New project management articles published on the web during the week of May 16 – 22, 2011. We read all of this stuff so you don’t have to! Recommended:
- David Hillson suggests we take “the Ikea approach” to risk management. Ever assemble furniture from Ikea? Check the instructions – few words, lots of pictures, all tools supplied. Hmmm …
- Elizabeth Harrin reports from the PMI Global Congress EMEA in Dublin, with a summary of Alfonso Bucero’s presentation, “How what you say impacts your project.”
- Bas de Baar tells us how to influence a “temporary tribe” – a group pursuing the fulfillment of a certain outcome that disbands after they reach their goal. You know; a project team.
- Lynda Bourne argues that project delivery teams are stakeholders, too.
- Jordan Bortz writes about the cultural aspects of bringing elements of Japanese project and production management techniques like Lean, Kanban, and Scrum to the west.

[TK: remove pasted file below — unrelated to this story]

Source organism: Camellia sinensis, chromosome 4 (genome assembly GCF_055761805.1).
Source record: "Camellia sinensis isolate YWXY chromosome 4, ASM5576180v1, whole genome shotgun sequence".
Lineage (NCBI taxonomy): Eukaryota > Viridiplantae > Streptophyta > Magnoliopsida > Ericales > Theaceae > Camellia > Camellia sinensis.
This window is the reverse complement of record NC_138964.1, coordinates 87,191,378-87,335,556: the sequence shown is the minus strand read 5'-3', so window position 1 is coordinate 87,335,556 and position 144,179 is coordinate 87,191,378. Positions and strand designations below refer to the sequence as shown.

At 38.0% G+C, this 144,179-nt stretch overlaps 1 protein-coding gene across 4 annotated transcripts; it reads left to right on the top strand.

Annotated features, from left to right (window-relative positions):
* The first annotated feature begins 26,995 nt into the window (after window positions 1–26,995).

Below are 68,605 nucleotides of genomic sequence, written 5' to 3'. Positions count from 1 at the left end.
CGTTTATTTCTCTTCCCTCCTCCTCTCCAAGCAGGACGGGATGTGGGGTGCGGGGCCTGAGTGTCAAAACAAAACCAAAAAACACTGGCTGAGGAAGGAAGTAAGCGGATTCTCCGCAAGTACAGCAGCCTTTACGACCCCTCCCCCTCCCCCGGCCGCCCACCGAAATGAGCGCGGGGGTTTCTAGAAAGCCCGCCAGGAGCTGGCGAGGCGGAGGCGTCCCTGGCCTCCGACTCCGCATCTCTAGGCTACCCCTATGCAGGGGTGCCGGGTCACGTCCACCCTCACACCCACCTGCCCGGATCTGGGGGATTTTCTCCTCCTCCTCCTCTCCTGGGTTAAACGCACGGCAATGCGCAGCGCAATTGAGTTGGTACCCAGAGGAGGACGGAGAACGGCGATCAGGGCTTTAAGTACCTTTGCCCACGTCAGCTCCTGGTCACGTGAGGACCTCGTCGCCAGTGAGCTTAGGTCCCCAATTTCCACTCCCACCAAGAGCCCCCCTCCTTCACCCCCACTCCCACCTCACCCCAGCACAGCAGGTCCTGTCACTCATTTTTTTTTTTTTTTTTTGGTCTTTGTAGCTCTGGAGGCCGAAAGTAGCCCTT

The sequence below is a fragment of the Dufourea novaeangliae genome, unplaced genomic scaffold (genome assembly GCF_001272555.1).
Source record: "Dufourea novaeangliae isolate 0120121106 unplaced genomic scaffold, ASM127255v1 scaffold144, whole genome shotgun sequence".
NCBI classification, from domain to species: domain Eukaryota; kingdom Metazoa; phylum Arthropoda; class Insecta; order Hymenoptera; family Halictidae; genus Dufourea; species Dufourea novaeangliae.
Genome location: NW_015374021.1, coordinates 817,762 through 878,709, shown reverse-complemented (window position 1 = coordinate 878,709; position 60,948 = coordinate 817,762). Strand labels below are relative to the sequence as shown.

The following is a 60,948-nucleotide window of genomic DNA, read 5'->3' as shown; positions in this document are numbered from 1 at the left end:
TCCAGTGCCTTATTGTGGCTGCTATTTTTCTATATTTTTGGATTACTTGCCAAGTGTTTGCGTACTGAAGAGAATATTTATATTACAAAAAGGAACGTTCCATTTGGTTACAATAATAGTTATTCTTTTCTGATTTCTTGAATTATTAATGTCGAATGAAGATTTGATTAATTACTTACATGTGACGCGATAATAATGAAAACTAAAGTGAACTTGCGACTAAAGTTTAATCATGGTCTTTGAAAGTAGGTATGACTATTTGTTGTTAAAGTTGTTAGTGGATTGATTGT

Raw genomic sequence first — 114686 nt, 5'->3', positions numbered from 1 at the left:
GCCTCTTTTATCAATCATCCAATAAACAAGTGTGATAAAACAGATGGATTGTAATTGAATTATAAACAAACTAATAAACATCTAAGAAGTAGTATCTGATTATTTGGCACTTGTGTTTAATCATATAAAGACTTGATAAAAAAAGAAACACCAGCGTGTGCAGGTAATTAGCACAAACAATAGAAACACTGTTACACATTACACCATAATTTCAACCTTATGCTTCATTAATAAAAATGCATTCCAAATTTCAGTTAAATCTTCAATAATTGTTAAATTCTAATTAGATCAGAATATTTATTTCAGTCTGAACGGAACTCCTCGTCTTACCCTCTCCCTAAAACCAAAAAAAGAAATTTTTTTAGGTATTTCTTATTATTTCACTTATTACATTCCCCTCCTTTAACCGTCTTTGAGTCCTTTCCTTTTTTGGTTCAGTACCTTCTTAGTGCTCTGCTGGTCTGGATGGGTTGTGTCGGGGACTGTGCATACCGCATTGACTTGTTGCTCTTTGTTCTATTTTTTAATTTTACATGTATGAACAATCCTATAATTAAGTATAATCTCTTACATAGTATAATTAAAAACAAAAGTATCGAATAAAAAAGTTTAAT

- Did you know the Project Management Association of Canada has had a Certified Agile Project Manager designation for over two years? Peter Saddington has the details.
- Samad Aidane interviews attorney Matt Karlyn on best practices for drafting statements of work. Highly recommended; forty minutes, safe for work.
- Michael Greer advises us to never build more than you want to revise, because re-work will happen. Design your project with re-work opportunities built in!
- Patrick Gray suggests a major project needs a follow-up by the project team, including all of that stuff we said we’d add to “phase two.”
- Michael Wood is already preparing for 2012, thinking through the effects of the tsunami in Japan and high gas prices will have on the supply chain. Think globally, plan locally?
- Todd Williams presents a model for project success, directed at progressive CIO’s. “The concept of the IT project has vanished, there are just projects using IT resources.” Including IT project managers, right? Right!
- Craig Brown explains the difference between requirements management and project scope management.
- Glen Alleman expounds on our probabilistic world. “No credible project manager believes that the numbers – cost, schedule, and technical performance – are deterministic.”
- Bruce Benson says your project does not need more people, more time, and more money. And he seems to mean it, despite not knowing anything about your project.